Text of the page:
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Why the Worst Job in Education Right Now Is the Superintendent's

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"Why don't we just put everyone in astronaut suits, send everyone to school, and when they get home they are allowed to take it off in the garage?" —Scott Conway, Dioscene superintendent, Diocese of St. Augustine, Fla.

..."I couldn't make the teaching factor and the transportation work. No [districts]  I've seen actually have the specifics on how to make hybrid learning work." —Monica Goldson, superintendent, Prince George's County schools, Md. 

"Local [health] guidance has been excellent all the way through. From the state, it has been miserable."—Jack Smith, superintendent, Montgomery County schools, Md.

The superintendent's job is a tough one on a good day. But as these three quotes from a new report make clear, the pandemic has required them to make some impossible choices balancing school health, quality teaching, and constituencies like parents and teachers whose priorities frequently conflict.

The report, issued today by the American Enterprise Institute's Nat Malkus, its deputy director of education policy studies, summarizes a series of in-depth conversations with 12 school district or Catholic diocese superintendents. 

Its main insight is that, for all the airy pundit talk about "innovating" and making the best of a crisis, most superintendents view school reopening as no less than an unwinnable situation. There are awful tradeoffs: A decision that pleases one constituency, like working parents who can't afford to keep their kids at home, can be the same thing that frustrates another one—like teachers who, not without good reason, are fearful of being exposed to the virus in a classroom setting.

Although all the superintendents acknowledged that the responsibility for decisionmaking ultimately rested on their shoulders, many said they didn't necessarily feel in total control.

"The virus," said Matthew Veerecke, the Dallas Diocesan superintendent, when asked who was in charge.

It's safe to say that nothing in the report hasn't been reported in local and national news. But it is worth reiterating some of the unique ways that the United State's response to COVID-19 has made the superintendent's job a lot harder.

  • The federal government's confusing, sometimes contradictory messages about school reopening—mixed with threats from the Trump administration to withhold funding—has politicized the process unnecessarily.
  • State health guidance has been vague or lacking, forcing superintendents to become mini-epidemiologists on a dime. Only two weeks before most Pennsylvania districts were scheduled to open, for example, state officials unveiled guidelines linking specific transmission rates in each county to school reopening—and that was partly in response to a push by the state's school leaders. Two other states, Arizona and Wyoming unveiled more specific school health guidance only in the last week.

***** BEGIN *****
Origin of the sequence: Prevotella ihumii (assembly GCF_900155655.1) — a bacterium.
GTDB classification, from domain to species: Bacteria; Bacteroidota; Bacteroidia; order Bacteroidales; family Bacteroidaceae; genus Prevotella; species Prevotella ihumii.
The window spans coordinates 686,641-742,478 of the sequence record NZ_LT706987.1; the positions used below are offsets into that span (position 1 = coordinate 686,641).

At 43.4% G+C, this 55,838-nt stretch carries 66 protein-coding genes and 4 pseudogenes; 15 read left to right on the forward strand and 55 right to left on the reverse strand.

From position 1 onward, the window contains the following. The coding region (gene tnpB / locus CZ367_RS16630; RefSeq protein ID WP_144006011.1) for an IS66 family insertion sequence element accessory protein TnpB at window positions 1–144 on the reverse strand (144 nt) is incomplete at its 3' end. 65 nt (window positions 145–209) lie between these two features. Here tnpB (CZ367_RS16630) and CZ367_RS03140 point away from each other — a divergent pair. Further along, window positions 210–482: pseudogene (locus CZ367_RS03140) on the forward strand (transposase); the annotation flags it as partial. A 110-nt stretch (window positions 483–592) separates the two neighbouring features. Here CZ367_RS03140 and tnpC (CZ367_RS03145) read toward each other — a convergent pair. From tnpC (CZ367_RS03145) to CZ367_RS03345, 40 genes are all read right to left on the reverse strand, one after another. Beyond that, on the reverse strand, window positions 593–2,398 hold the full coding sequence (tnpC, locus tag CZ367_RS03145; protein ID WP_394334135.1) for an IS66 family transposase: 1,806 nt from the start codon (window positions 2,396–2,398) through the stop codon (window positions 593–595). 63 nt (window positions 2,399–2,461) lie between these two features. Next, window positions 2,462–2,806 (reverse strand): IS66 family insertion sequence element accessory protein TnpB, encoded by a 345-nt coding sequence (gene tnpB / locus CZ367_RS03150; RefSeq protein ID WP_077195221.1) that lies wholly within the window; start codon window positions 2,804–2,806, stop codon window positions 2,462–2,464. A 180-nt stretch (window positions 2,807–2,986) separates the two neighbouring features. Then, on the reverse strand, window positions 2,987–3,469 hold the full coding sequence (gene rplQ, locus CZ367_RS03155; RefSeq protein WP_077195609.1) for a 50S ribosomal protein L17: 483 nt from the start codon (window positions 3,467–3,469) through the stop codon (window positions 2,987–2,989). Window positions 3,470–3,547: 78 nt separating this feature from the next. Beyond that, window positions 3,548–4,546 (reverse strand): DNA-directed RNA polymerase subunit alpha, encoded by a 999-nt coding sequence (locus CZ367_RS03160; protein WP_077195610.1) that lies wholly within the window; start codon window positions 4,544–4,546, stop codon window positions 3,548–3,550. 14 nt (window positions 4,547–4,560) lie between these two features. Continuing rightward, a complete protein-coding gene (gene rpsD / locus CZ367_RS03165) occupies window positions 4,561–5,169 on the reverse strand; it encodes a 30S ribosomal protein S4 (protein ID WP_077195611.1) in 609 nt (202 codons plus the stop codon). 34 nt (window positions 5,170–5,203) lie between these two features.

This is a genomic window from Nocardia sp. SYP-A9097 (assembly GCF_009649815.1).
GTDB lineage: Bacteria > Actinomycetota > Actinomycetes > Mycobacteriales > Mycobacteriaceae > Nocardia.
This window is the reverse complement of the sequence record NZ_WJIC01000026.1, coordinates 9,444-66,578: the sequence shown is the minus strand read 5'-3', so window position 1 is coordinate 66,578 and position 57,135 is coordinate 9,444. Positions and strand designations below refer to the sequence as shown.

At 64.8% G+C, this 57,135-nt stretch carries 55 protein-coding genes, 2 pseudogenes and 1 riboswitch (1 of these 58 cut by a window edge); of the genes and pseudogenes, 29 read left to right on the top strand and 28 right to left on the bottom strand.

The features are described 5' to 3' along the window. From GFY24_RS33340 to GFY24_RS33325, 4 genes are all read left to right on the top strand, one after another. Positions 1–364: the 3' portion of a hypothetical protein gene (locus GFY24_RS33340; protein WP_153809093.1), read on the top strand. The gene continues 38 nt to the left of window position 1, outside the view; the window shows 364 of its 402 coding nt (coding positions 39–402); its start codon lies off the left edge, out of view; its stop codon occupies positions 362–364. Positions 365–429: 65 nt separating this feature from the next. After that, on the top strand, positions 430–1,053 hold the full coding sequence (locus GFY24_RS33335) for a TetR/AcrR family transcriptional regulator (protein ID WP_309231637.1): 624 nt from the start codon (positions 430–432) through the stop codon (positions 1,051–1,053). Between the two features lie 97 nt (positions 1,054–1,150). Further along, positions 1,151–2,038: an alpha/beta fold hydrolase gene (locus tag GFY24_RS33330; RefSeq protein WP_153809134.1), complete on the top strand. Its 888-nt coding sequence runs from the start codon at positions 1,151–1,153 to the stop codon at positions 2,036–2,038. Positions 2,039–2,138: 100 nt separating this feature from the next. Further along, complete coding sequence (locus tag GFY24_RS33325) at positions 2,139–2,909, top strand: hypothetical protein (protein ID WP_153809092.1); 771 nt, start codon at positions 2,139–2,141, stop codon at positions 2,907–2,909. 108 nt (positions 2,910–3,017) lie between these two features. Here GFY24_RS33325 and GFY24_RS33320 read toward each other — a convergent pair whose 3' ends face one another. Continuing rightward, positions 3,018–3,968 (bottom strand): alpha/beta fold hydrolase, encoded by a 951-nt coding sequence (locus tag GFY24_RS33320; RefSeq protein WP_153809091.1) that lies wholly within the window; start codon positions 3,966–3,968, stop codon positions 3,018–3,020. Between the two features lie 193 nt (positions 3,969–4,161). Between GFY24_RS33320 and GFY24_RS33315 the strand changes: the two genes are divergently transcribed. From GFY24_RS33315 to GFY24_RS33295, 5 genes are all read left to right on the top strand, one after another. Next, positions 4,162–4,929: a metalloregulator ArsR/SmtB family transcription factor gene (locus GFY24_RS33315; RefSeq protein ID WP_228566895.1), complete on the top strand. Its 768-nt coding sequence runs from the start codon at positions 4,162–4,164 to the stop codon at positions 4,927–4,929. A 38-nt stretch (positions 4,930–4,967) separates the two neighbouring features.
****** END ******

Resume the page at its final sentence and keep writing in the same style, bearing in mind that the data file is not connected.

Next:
• Disagreements among district constituencies about the reopening options have cleaved along lines of privilege. In New York City, one of the only large districts that has so far planned to offer a hybrid model, better-off parents are putting pressure to move to all-remote learning, even as the city's schools serve primarily disadvantaged students whose parents can't afford not to work. (superintendents in the AEI report also noted these schisms.) 

What Leaders Think of Hybrid Plans

One of the report's findings portends something to watch this fall as school resumes: Many of the superintendents interviewed said that they concluded after some research that a hybrid plan mixing in-person and remote learning was simply unworkable.

Two other pieces of data suggest other districts have come to the same realization. The Center on Reinventing Public Education found recently that only about 12 percent of the districts whose plans it examined were offering hybrid learning. And Education Week has found through its continually updated database of reopening plans that hybrid is the least common of the instructional options.

The interviews with Catholic superintendents point to a tension for those schools.  All four Catholic school leaders were planning to resume in-person classes, or were leaning in that direction. That's in part for pedagogical reasons, but also because of the pressure to do something for parents who are laying out cash to send their students to those schools.

"If I don't open face-to-face five days a week, people aren't going to pay to come to a Catholic school," said Conway of St. Augustine.

Indeed, as my colleague Evie Blad recently reported, some parents whose children had previously attended public schools are exploring private school because it works better for their schedules.

Photo: Students in the Avon, Indiana school district arrive for their first day back to school. —Doug McSchooler/The Indianapolis Star via AP

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